US 4335822 A
A device for transporting and emptying very pure liquid chemicals capable of reacting with constituents of the atmosphere. The device includes container which has an upper part connected to a lower part by a flange having a gasket interposed between the container and the flange. The upper part of the container has filling and emptying tubes extending into the container, and the emptying tubes has rupture valves located therein for preventing contact between the very pure liquid chemicals in the container and constituents of the atmosphere which may be present in the top portion of the emptying tubes prior to emptying of the device.
1. A container for transporting and emptying very pure chemicals capable of reacting with constituents of the atmosphere, said container comprising:
a lower part closed main body having an opening at the top;
an upper part adapted for being connected to said lower part at said opening for being in communication therewith and said upper part being closed at the top;
first connecting tube means and second connecting tube means extending through the top of said upper part into said container; and
flange means located for connecting said upper and lower parts at said flange means, said flange means having gasket means positioned between said flange means and said upper and lower parts respectively.
2. A container as in claim 1 wherein said first connecting tube means and second connecting tube means comprise two first connecting tubes for filling said container, and two second connecting tubes for emptying said container.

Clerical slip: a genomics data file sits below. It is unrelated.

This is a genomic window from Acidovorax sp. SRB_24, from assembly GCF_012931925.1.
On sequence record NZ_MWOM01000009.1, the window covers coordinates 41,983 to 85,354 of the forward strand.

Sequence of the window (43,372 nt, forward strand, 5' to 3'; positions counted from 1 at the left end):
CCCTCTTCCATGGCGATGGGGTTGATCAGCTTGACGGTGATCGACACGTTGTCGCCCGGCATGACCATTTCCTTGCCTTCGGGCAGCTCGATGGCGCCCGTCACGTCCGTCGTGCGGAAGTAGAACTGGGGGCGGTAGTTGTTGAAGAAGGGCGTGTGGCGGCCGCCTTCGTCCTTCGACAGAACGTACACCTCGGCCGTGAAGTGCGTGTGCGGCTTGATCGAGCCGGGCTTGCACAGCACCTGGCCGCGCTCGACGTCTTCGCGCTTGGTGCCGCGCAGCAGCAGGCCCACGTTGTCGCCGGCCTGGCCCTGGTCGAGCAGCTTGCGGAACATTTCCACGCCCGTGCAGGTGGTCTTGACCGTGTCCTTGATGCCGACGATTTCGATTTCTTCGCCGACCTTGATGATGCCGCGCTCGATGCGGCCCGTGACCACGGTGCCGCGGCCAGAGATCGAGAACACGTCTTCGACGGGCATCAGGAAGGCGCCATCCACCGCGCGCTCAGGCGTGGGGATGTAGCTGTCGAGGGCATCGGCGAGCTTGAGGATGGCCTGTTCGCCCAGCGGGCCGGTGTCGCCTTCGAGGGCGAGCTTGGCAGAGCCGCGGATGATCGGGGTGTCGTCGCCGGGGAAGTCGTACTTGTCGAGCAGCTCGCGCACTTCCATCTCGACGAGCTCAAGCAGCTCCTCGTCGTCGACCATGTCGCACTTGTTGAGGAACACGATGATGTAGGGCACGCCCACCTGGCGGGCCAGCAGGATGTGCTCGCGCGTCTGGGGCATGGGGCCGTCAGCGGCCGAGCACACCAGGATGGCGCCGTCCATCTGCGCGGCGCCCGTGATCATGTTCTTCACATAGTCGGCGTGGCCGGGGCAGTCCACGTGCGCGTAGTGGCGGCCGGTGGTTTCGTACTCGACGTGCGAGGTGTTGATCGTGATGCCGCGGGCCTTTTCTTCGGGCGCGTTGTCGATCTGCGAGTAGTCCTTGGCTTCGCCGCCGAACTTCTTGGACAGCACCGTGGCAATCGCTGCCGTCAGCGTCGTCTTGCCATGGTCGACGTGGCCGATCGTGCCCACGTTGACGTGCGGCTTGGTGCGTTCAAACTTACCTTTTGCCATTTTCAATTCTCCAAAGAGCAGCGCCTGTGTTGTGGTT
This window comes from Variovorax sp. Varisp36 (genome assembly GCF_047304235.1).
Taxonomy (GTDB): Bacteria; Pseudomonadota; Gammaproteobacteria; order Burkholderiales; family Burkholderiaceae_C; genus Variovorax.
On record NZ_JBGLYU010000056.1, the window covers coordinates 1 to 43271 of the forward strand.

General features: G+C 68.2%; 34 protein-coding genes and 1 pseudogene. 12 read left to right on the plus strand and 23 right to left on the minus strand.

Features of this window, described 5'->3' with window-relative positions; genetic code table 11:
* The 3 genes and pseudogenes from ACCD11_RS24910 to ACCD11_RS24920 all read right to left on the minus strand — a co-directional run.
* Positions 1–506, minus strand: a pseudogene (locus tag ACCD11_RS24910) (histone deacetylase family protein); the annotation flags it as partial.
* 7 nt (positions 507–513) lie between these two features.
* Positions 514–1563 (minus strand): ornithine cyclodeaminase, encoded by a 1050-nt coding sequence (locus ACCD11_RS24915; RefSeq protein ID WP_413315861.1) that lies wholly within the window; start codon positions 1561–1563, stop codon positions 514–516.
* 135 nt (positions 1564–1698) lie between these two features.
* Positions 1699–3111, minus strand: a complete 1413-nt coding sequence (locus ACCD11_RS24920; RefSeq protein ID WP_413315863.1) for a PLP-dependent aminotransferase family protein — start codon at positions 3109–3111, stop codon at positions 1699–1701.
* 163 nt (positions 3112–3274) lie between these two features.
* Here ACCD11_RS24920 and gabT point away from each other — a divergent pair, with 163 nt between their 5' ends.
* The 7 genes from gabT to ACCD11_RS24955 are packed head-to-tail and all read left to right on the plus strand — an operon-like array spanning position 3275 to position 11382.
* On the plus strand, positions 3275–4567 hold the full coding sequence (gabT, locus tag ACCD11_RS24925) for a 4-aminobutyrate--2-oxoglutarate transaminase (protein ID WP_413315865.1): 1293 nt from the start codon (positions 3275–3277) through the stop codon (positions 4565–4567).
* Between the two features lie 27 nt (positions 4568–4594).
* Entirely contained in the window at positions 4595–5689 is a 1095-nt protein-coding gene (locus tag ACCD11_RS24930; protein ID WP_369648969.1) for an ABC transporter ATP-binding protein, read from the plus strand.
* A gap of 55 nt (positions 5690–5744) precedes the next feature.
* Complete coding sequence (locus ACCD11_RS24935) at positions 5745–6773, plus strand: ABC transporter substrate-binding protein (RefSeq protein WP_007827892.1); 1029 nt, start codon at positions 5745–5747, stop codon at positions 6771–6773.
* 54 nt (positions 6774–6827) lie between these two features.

3. A container as in claim 1 wherein one of said two second connecting tubes for emptying said container extends through said upper part and down into the bottom of said lower part.
4. A container as in claim 1 wherein said two second connecting tubes have rupture valves located therein for sealing said two second connecting tubes closed.
5. A container as in claim 4 wherein said two second connecting tubes include a side mounted connection located above said rupture valves.
6. A container as in claim 1 wherein said gasket means is made of an inert material.
7. A container as in claim 6 wherein said inert material is Teflon.
8. A container as in claim 1 wherein said upper and lower parts are made of glass.
9. A container as in claim 8 wherein said glass is borosilicate glass.
10. A container as in claim 1 wherein said lower part closed main body has a size corresponding to the amount of liquid chemical desired to be filled thereinto and said upper part has a fixed standard size.
11. A container as in claim 1 further comprising a protective cap means positioned on said upper part for protecting said first connecting tube means and second connecting tube means against breakage.
This invention relates to a device suitable for the transportion and delivery of highly pure liquid chemicals capable of reacting with air.
There are many instances when chemicals having a very high purity are required. If these chemicals are capable of reacting with constituents of the air, for example, oxygen or atmospheric moisture, it becomes necessary to ensure that these chemicals cannot come into contact with air, either during transport and storage, or when they are emptied out.
For the manufacture of light transmitting fiber in particular, liquid chemicals, for example, silicon tetrachloride, phosphorus oxychloride, boron tribromide and germanium tetrachloride, are required in high purities. The presence of transition elements from the 4th period (vanadium to copper) in these liquid chemicals is particularly undesirable. Unfortunately, contamination with heavy metals, for example, iron, chromium and nickel, becomes virtually unavoidable when prior art stainless steel containers are used since, as a result of hydrolysis with atmospheric moisture which is virtually impossible to prevent during filling and emptying, hydrohalic acids are formed which attack the stainless steel container.